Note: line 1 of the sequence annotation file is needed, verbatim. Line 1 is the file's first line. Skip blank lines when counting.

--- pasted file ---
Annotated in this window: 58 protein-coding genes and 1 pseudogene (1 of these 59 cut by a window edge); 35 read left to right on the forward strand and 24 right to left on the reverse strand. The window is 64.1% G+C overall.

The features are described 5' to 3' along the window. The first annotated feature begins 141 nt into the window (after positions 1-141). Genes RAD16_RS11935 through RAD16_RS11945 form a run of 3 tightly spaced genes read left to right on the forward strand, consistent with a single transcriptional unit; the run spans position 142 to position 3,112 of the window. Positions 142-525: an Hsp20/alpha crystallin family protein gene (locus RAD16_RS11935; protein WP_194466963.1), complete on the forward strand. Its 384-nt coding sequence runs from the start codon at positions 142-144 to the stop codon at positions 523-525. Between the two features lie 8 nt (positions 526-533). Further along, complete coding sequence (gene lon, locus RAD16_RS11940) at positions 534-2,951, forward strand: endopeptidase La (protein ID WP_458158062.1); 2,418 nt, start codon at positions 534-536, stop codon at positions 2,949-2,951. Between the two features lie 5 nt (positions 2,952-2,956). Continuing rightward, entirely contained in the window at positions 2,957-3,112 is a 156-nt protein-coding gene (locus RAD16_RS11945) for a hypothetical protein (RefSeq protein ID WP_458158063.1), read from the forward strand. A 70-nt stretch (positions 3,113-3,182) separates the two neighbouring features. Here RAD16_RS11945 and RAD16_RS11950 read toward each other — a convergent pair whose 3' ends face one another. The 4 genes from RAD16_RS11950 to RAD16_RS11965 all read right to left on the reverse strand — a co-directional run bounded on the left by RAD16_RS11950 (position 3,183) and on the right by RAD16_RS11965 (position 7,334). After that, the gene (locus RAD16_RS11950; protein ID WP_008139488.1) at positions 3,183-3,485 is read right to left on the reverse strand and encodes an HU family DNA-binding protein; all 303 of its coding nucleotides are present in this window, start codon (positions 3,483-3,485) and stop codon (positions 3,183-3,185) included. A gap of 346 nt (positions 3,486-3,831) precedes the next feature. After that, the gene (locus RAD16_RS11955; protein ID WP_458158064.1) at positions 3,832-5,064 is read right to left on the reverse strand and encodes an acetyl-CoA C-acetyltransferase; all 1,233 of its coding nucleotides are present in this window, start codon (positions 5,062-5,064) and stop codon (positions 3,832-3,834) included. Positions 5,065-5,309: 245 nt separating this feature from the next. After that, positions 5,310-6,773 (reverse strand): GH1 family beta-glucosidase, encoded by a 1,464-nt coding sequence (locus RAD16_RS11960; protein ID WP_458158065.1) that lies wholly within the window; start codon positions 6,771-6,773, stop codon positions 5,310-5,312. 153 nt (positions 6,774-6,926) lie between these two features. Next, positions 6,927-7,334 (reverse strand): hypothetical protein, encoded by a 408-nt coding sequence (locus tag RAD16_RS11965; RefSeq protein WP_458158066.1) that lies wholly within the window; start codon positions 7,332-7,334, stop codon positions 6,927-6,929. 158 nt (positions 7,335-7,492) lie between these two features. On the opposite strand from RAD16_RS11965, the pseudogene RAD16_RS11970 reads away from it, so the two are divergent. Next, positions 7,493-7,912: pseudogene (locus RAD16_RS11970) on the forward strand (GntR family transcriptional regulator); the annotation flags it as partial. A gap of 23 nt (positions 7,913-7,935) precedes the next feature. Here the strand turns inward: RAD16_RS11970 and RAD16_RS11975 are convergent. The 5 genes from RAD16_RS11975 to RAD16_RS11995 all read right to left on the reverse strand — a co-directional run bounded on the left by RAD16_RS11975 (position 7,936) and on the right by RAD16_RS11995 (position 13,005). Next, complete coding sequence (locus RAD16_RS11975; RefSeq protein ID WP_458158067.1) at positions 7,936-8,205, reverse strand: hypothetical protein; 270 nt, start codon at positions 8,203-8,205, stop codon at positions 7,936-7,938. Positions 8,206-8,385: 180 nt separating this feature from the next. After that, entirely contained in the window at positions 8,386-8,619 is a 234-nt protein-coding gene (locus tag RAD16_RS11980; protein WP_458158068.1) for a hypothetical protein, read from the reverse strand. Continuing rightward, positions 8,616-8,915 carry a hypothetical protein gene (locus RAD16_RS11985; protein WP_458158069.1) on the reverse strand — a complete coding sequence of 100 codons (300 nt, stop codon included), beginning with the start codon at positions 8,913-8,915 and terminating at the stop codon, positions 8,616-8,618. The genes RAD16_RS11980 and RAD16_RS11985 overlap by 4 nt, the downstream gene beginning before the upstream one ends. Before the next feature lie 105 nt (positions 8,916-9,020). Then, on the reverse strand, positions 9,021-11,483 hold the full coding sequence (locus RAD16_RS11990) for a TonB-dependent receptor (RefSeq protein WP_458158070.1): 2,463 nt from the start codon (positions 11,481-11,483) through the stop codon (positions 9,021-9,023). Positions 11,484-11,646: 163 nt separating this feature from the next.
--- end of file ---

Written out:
Annotated in this window: 58 protein-coding genes and 1 pseudogene (1 of these 59 cut by a window edge); 35 read left to right on the forward strand and 24 right to left on the reverse strand. The window is 64.1% G+C overall.